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order of initialization (Java OCA 8 Programmer I Study Guide, Sybex)

 
Jason Attin
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Right, this is an odd one. On page 202 of the OCA study guide  1z0-808 there is a section on order of initialization. It says:
1)If there is a superclass, initialize it first
2)Static variable declarations and static initializers in the order they appear in the file
3)Instance variable declarations and instance initializers in the order they appear in the file
4)The constructor


Then let's skip to the second example (not included here as my point isn't really int he code) and in the explanation it says:
Rule 1 doesn't apply. Rule 2 tells us to look at the static variable declaration and static initializers. Now that the statics are out of the way, the method main() can run...
etc

Now I wonder, where on earth does it say this in the 4 rules? Absolutely no mention of the main method. Why isn't it part of the rules then?
 
Ganesh Patekar
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  • I hope you know why It says Rule 1 doesn't apply.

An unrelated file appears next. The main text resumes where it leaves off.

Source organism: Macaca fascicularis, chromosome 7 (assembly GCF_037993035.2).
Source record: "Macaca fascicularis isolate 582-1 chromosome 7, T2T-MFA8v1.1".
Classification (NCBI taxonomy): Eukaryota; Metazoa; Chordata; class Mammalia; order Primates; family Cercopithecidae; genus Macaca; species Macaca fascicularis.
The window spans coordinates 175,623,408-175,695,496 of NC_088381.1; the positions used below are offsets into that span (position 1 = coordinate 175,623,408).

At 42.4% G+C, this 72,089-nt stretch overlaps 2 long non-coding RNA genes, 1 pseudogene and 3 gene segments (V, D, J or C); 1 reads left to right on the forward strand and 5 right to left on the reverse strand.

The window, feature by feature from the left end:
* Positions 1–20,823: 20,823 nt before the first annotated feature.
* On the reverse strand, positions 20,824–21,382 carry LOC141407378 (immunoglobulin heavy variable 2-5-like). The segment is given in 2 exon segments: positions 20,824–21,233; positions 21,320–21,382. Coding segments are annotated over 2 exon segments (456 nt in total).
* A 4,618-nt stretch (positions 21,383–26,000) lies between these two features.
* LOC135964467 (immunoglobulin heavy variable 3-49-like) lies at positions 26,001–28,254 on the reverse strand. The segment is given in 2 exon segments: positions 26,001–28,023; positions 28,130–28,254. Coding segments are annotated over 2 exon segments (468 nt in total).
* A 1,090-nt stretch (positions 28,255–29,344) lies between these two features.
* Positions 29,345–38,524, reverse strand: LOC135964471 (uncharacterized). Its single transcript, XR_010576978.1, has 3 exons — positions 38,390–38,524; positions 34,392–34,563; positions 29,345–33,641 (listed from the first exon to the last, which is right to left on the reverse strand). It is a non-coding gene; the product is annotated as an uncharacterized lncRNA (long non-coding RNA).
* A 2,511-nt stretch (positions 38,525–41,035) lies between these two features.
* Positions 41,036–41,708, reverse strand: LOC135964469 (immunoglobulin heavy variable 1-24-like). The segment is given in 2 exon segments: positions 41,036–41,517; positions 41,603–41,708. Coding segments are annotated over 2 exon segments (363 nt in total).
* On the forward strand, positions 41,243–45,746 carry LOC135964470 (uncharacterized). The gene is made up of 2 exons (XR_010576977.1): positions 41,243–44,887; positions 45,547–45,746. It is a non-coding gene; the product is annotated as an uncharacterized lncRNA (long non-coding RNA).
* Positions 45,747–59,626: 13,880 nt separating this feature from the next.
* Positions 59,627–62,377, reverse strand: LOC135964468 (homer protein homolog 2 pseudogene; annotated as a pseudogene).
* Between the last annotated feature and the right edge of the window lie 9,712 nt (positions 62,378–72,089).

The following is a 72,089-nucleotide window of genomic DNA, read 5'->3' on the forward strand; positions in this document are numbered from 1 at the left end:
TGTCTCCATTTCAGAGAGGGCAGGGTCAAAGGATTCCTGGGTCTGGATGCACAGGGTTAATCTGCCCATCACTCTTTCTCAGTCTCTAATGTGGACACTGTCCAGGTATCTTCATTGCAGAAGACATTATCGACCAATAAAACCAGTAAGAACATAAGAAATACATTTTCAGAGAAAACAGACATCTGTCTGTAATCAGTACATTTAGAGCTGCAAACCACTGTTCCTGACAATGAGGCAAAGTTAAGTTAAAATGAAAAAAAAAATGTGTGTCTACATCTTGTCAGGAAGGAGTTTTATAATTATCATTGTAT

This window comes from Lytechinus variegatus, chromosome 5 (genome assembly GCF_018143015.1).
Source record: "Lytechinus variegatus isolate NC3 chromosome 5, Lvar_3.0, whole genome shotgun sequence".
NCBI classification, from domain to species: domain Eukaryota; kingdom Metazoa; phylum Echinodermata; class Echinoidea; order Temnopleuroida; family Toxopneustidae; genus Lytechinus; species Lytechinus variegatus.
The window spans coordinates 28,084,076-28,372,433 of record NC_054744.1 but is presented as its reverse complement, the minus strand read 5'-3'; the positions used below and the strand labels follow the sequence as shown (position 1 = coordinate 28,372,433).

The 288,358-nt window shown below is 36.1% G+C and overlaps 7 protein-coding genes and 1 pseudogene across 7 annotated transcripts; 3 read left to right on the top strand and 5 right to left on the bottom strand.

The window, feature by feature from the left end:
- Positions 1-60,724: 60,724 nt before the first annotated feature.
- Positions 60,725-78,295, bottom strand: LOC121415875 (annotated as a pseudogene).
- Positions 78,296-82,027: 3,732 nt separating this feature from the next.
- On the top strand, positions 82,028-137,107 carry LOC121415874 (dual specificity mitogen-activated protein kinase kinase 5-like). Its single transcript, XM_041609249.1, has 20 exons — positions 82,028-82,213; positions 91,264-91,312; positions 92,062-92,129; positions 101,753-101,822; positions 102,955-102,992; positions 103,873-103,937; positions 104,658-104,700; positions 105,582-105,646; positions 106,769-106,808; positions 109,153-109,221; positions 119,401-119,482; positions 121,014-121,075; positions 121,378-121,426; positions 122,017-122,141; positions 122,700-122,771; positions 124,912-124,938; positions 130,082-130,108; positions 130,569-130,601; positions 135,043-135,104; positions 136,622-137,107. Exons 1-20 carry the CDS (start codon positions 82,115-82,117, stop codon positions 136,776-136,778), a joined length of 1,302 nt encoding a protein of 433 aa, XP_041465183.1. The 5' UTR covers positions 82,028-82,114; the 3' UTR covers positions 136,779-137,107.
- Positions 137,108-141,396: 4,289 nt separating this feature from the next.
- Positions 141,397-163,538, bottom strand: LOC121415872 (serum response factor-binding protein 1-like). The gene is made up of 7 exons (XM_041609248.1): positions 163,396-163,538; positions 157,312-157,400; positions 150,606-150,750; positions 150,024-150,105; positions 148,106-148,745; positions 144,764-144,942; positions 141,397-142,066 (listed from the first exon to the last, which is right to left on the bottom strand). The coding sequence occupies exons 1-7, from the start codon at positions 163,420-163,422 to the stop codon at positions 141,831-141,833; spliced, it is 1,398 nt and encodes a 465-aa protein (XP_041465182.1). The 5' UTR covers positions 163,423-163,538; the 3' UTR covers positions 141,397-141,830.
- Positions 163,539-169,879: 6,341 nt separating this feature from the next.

• Rule 2 tells us to look at the static variable declaration and static initializers: line 4 assigns COUNT = 0 and line 5 prints 0. These two lines are executed in order they appear.

  • Why above static declaration and static initializer got executed before instance? because
    JLS 12.1.2 wrote:After class is loaded, it must be initialized before main can be invoked

    But when class is loaded? after It's first active use.
    JLS 8 12.4 wrote:Initialization of a class consists of executing its static initializers and the initializers for static fields (class variables) declared in the class.

    But when initialization occurs?
    JLS 12.4.1 wrote:
    A class or interface type T will be initialized immediately before the first occurrence of any one of the following:
    T is a class and an instance of T is created.
    A static method declared by T is invoked.
    A static field declared by T is assigned.
    A static field declared by T is used and the field is not a constant variable (§4.12.4).
    T is a top level class (§7.6) and an assert statement (§14.10) lexically nested within T (§8.1.3) is executed.
    and much more ....

    Now we are done with static

  • As in first quote mentioned main is invoked after initialization of class. Now class in initialized then invokes main method means control goes in main method. If you see in OCA book on page no 19 at bottom It says We start with the main() method because that's where Java starts execution. Please also read next lines.
  • When control goes in main method first print statement is encountered so It executes It and prints "read to construct" then after that an object of InitializationOrder is created then only instance variable declaration and instance initializer gets executed in the order they appear.
  • After that constructor.